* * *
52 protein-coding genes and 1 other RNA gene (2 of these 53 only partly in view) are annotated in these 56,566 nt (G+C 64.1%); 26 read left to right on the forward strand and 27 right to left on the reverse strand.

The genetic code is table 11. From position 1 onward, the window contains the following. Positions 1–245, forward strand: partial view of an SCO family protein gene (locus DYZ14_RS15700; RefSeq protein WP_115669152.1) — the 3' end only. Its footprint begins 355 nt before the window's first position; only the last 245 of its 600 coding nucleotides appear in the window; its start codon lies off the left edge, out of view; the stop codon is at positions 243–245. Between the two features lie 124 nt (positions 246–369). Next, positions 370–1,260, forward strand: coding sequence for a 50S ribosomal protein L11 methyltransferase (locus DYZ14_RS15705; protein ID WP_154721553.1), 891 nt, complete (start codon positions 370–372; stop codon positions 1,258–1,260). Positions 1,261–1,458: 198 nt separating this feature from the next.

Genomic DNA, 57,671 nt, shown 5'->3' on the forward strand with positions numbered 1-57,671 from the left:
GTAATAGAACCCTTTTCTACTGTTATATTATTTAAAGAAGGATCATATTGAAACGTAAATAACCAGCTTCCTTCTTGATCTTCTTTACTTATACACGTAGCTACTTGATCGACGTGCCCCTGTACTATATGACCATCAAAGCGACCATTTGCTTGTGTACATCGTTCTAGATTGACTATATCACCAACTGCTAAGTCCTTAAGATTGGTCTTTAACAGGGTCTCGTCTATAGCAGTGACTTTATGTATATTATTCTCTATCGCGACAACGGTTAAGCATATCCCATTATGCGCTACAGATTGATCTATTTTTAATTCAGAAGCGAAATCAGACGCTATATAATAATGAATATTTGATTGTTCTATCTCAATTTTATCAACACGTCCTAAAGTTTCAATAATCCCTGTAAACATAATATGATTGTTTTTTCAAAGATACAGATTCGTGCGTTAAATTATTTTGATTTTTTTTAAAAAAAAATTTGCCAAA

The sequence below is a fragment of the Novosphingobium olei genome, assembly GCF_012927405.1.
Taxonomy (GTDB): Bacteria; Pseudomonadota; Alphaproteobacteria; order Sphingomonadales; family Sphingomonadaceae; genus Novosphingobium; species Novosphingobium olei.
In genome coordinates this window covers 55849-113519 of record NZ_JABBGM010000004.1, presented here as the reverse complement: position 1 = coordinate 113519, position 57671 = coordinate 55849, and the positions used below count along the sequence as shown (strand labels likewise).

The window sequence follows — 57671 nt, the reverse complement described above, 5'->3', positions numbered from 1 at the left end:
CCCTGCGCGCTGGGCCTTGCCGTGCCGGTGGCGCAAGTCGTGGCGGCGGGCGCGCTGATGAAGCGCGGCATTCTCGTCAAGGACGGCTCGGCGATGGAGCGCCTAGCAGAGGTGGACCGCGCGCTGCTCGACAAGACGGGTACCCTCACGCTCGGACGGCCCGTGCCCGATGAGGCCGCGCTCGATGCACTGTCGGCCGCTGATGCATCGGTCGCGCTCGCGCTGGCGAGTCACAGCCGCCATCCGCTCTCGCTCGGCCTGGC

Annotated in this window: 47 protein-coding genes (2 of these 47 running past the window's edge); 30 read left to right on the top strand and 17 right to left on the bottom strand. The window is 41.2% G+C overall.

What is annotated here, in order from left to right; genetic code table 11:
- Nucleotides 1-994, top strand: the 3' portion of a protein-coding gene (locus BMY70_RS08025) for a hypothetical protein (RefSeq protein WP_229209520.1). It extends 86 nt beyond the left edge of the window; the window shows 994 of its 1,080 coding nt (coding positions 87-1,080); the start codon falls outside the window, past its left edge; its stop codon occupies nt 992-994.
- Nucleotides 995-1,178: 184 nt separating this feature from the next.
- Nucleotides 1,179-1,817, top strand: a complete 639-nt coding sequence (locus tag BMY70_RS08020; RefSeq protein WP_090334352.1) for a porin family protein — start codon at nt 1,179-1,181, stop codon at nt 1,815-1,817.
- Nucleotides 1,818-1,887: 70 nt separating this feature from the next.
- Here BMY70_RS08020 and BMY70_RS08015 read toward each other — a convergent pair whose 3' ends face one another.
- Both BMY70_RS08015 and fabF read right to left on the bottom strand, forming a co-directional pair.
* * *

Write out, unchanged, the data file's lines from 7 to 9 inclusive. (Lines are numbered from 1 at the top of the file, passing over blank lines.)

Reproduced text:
In genome coordinates this window covers 55849-113519 of record NZ_JABBGM010000004.1, presented here as the reverse complement: position 1 = coordinate 113519, position 57671 = coordinate 55849, and the positions used below count along the sequence as shown (strand labels likewise).

The window sequence follows — 57671 nt, the reverse complement described above, 5'->3', positions numbered from 1 at the left end:
CCCTGCGCGCTGGGCCTTGCCGTGCCGGTGGCGCAAGTCGTGGCGGCGGGCGCGCTGATGAAGCGCGGCATTCTCGTCAAGGACGGCTCGGCGATGGAGCGCCTAGCAGAGGTGGACCGCGCGCTGCTCGACAAGACGGGTACCCTCACGCTCGGACGGCCCGTGCCCGATGAGGCCGCGCTCGATGCACTGTCGGCCGCTGATGCATCGGTCGCGCTCGCGCTGGCGAGTCACAGCCGCCATCCGCTCTCGCTCGGCCTGGC